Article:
Butt Monkey: Poor Ziggy. It seems that barely an episode can go by without the Green Ranger totally embarrassing himself in some way. Best reflected by his first ever morph. Previous rangers, whether they Jumped at the Call, were thrown in the cockpit or even stole their powers, always morphed with a fair amount of dignity and grace the first time. What's Ziggy's first line upon realising what he has become?
Ziggy: Woah! I'm a Power Ranger! I don't wanna be a Power Ranger! I do not want to be a Power Ranger!
He then proceeds to get kicked all over the place.
In "If Venjix Won", Ziggy asks Dr. K why she, of all people, wanted to spend time with him that day. She answers, "It's my birthday, and I wanted to go outside"—echoing the requests she made to her handlers growing up in Alphabet Soup each year on her birthday. (Cue flashbacks.)
A flashback in the episode "Doctor K" has her saying word-for-word part of her introduction to "The Road to Corinth" as she prepares to leave Alphabet Soup—now under attack by Venjix.
Canon Foreigner: Three Paleozord-based Rangers in the toyline. Unlike in Jungle Fury, they never made it on the show.
Can't Catch Up: Ziggy's fighting skills barely even improve till the finale; Gem and Gemma, despite being Super Prototypes, lack the suit powers and civilian vehicles of the core five, then get sidelined for part of the finale before making up for it with a Big Damn Heroes moment.
Then again, while Ziggy's fighting prowess isn't up to par with the other Rangers it is rather effective in its own Jackie-Chan bungling kind of way.
Character Development: Perhaps one of the highlights of the season. Almost everyone, including some of the minor characters, get some development. The characters who get the most development however, are Scott, Summer, Ziggy, Dillon, and Dr. K.
Chekhov's Gun: The experimental blaster in "Ranger Green" (it also returns in later episodes as a regular if not plot-important part of K's arsenal).
Chekhov's Gag: The cannon in the fridge, initially used for a joke in "Handshake", pops back up later that episode as a legitimate (if comedic) weapon. Same thing with the Transformation Sequence explosions in "Ranger Blue".
Cyber Cyclops: Venjix, but only when he's in his computer cylinder.
Cybernetics Eat Your Soul: The Venjix technology within Dillon and a bunch of other people is taking over, and there's no way to stop it.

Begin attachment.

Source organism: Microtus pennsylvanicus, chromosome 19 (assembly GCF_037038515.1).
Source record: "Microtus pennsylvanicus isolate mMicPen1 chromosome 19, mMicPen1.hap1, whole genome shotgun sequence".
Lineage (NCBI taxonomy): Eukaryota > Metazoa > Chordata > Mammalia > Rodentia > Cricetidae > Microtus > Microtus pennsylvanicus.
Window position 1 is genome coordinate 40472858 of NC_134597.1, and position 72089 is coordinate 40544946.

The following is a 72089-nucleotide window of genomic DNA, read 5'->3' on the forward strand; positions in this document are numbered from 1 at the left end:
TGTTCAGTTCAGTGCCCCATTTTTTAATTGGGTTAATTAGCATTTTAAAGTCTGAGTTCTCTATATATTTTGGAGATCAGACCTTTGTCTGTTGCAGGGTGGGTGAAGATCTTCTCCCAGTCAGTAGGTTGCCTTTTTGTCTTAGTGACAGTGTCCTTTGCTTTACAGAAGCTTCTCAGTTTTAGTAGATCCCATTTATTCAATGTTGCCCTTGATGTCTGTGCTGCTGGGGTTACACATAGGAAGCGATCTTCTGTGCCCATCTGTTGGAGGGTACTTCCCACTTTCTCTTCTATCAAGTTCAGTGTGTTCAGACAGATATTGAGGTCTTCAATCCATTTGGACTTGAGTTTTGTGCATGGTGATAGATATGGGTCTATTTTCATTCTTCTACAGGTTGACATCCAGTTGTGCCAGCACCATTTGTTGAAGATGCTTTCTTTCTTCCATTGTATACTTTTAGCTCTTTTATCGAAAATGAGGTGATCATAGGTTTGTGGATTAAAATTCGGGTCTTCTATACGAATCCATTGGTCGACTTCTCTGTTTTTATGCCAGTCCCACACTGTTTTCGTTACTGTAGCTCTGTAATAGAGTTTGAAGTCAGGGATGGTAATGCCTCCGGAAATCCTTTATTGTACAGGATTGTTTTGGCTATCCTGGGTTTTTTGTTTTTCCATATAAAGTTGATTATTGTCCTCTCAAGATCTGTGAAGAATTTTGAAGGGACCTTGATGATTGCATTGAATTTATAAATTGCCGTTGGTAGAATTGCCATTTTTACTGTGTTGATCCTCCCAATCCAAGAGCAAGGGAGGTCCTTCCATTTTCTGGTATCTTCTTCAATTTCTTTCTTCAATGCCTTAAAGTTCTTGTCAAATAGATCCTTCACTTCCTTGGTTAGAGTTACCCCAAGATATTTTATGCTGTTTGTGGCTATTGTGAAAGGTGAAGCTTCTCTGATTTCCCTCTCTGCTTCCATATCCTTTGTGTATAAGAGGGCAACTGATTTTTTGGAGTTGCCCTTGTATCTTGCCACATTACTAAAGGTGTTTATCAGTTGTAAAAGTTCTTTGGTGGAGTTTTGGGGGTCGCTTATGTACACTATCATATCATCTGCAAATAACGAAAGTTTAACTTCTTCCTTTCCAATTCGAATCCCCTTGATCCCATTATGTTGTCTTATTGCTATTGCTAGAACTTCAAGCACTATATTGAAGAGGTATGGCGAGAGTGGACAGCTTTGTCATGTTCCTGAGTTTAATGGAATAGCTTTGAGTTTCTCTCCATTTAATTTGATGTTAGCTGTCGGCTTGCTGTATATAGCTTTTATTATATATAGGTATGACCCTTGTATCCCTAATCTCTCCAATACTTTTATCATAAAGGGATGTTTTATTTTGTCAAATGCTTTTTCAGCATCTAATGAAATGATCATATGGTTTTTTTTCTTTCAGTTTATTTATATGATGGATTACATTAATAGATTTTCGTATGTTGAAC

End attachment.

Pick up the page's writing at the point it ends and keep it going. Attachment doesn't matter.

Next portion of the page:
Cyborg: Dillon. And Tenaya. And half of Corinth...
Dance Battler: Scott incorporates Capoeira and break-dancing into his fighting style as Eka Darville is trained in the art. It's averted in Olivia Tennet's case as, although she is trained in dance, Dr. K doesn't get to do many physical stunts.
The End... Or Is It?: The season finale. The battle is won. Venjix is defeated. The Rangers turn in their morphers and move on with their lives. The world is starting to heal from Venjix's apocalypse. And then we see one of the Rangers' Morphers blinking with a red light, just like Venjix's all-seeing eye, as Dr. K closes the holding case...
Establishing Character Moment: "The Road to Corinth" has several, with Colonel Truman and Corporal Hicks surveying the battle, Flynn hauling in a school bus full of survivors (establishing his heroism), and Summer riding in on a motorcycle with Scott just before the gate closes and the city's shields are activated.
Everybody's Dead, Dave: Nearly all of Earth's population is dead, and the Earth is an apocalyptic wasteland, save for one (possibly more) city.
Even Evil Has Standards: Averted. Fresno Bob is perfectly willing to work with machines that have every intention of destroying all of humanity. Even if Bob was guessing that Tenaya 15 was a woman with a grudge and a thing for head pieces, she showed up with Grinders as her bodyguards. That should raise flags that this woman will kill you.
There's also Paleomax Megazord to the original Megazord (as the brute of the mecha fleet and the only one with a combined vehicle form, rather like the Mega Tank). Heck, it's got the same horns, and the Tricera foot's on the same leg as on the original Megazord. The only glaring difference is the Mammoth chest... though the Mammoth can blow freezing 'steam' just like the Mastodon Dinozord. It has to be a deliberate shout-out on the part of the Super Sentai designers.
The Grinders' mannerisms are quite reminiscent of Cyclobots.
Eyed Screen: Done occasionally through, believe it or not, practical effects instead of just letterboxing the screen.
The Face: Ziggy may not be the one you want talking to outsiders, but within the team itself his social skills are his specialty, as proven by the fact that his strongest bonds are with the antisocial loners of the group (Dillon and Dr. K).
Foreshadowing: The song that Dillon's pocket watch plays is the same song that Tenaya 7 whistles when she is hunting somebody, which foreshadows that she is his sister.
In "Ranger Red", Ziggy points out that Dr. K made a mistake when she reveals that she "miscalculated" the required energy to power the new Croc Carrier. She responds that she's made a mistake before . . . once. It's only four episodes later when we find out just how colossal her mistake had been.
For Great Justice: Flynn in "Ranger Blue" when he suggests to Dr. K that she change the morph call to "Ranger Justice Unleashed!".